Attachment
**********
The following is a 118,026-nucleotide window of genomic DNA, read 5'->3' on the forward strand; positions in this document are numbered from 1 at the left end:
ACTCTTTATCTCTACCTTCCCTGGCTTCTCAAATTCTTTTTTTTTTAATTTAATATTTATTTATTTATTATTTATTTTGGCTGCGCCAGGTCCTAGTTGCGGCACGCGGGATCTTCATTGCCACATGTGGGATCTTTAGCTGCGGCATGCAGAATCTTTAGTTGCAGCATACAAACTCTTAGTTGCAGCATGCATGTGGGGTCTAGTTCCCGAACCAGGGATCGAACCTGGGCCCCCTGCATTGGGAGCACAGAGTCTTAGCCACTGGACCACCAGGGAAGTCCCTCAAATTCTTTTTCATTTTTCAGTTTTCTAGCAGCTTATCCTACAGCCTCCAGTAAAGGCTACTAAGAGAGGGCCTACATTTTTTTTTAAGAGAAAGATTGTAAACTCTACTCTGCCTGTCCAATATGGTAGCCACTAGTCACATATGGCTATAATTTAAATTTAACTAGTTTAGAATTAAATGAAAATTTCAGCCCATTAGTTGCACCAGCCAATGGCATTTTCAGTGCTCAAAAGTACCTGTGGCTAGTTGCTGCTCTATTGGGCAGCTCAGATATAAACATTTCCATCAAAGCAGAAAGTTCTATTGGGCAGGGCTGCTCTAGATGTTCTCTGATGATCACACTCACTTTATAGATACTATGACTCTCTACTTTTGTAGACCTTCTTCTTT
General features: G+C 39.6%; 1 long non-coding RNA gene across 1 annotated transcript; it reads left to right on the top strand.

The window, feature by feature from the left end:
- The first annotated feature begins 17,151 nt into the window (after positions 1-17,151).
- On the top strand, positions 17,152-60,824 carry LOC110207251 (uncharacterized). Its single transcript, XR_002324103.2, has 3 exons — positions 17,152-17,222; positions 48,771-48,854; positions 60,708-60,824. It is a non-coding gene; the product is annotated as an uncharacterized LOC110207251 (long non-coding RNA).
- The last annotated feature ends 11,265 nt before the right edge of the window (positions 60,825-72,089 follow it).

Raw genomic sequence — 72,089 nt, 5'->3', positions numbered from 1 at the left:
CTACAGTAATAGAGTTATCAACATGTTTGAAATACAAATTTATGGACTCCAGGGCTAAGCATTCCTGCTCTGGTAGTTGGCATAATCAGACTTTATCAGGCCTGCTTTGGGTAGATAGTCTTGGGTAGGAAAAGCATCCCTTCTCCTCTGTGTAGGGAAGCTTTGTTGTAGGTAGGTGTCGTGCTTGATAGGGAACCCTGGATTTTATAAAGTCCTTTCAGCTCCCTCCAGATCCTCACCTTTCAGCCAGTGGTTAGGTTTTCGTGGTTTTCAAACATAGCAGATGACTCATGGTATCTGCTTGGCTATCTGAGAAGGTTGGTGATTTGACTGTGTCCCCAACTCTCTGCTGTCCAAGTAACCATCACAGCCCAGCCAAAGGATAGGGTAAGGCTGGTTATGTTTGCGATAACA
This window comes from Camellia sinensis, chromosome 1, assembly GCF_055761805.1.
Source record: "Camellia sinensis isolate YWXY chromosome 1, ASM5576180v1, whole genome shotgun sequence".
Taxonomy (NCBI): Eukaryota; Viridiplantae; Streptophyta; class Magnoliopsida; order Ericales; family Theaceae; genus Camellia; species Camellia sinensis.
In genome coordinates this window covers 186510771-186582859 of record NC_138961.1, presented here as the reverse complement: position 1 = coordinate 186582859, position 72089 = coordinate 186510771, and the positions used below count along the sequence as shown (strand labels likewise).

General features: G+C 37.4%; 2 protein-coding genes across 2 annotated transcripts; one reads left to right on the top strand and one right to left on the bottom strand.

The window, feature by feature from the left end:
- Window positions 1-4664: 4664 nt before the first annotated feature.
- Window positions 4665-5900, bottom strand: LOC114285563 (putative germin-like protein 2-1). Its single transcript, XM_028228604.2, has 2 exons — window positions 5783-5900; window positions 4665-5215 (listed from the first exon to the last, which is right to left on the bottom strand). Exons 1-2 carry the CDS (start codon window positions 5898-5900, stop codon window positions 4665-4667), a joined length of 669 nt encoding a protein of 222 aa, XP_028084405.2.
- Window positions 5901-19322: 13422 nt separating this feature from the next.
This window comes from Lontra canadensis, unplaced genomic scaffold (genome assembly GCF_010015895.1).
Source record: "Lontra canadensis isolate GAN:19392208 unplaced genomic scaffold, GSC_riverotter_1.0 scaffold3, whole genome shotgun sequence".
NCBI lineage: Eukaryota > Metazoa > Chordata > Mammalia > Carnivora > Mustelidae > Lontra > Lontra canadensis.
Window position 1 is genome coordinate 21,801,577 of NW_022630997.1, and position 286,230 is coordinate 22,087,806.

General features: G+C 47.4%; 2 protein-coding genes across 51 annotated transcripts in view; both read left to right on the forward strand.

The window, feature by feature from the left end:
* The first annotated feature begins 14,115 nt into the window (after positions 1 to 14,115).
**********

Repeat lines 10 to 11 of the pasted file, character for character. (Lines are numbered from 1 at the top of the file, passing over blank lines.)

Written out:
This window comes from Camellia sinensis, chromosome 1, assembly GCF_055761805.1.
Source record: "Camellia sinensis isolate YWXY chromosome 1, ASM5576180v1, whole genome shotgun sequence".